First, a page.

On December 2, 2020, Kathleen Brady, scholar with the Religious Freedom Institute’s Freedom of Religious Institutions in Society Project, participated in an event titled, “The Covid-19 Pandemic & Religious Freedom: Reports from North America and Europe.” Andrews University, BYU Law School Center for Law and Religion Studies, and the University of Portsmouth sponsored the event, which consisted of five sessions over the course of two days.
Professor Brady gave a presentation titled, “COVID-19 and Restrictions on Religious Institutions: Constitutional Implications.” In her remarks, she addressed the principle of equal treatment in the context of discrimination against religious services, reflecting on the precedent established in the Supreme Court’s decision in Church of the Lukumi Babalu Aye, Inc. v. City of Hialeah as well as the Court’s most recent decision dealing with this issue, Roman Catholic Diocese of Brooklyn v. Cuomo.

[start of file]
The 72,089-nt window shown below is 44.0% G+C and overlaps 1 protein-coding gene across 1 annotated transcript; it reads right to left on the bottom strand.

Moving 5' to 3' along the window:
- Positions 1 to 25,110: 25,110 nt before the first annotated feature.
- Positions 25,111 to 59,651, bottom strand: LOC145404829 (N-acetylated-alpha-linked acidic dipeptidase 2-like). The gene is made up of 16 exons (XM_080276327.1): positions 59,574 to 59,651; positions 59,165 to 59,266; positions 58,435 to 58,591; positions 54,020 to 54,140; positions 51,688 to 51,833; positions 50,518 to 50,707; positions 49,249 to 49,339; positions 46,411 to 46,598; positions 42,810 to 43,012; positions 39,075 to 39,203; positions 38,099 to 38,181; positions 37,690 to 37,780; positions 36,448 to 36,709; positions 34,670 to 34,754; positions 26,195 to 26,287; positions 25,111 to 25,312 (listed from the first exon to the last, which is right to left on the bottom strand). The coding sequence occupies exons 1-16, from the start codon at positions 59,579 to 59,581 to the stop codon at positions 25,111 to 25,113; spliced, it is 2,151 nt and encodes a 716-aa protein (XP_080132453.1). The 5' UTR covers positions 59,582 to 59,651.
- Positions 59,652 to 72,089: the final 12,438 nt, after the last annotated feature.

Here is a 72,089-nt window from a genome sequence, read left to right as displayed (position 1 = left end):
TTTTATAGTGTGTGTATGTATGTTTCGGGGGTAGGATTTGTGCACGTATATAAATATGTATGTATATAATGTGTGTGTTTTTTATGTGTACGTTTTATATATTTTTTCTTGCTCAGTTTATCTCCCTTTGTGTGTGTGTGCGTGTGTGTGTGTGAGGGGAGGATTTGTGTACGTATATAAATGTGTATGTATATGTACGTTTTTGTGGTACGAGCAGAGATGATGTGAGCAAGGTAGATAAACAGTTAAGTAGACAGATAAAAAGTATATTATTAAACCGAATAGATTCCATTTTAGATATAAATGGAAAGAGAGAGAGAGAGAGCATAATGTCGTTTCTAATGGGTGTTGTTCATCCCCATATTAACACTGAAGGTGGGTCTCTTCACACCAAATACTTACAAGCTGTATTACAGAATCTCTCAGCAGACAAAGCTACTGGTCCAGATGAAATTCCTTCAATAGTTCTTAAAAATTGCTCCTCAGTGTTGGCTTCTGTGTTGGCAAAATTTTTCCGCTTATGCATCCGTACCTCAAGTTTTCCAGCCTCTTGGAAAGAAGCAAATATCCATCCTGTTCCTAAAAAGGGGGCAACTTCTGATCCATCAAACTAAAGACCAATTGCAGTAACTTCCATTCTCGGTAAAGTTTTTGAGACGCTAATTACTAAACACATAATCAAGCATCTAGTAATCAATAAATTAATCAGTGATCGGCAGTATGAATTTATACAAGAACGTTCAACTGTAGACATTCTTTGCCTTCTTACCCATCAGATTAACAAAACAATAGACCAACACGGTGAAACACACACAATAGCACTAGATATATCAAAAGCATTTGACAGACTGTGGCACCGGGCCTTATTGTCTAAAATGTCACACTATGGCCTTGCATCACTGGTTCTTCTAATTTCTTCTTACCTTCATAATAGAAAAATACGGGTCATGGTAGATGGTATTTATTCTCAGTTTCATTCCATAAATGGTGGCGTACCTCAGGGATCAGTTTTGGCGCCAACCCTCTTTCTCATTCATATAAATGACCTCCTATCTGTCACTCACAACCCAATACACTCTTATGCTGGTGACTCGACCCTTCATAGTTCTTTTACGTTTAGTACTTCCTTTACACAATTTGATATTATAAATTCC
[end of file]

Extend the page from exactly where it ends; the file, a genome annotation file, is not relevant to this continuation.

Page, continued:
Professor Brady also outlined the emergence of a constitutional doctrine of church autonomy that provides protections for religious institutions that do not depend solely on equal treatment claims. The Supreme Court described the conceptual foundations and potential reach of this doctrine in Our Lady of Guadalupe School v. Morrissey-Berru. In the area of COVID-19 restrictions, this doctrine requires governments to tailor their rules carefully in order to maximize the freedom of congregations to meet safely in person. It also requires government officials to communicate and work with religious leaders when developing rules that impinge on worship.
The conference video and papers will be available at: https://www.covid-religiousliberty.org/events.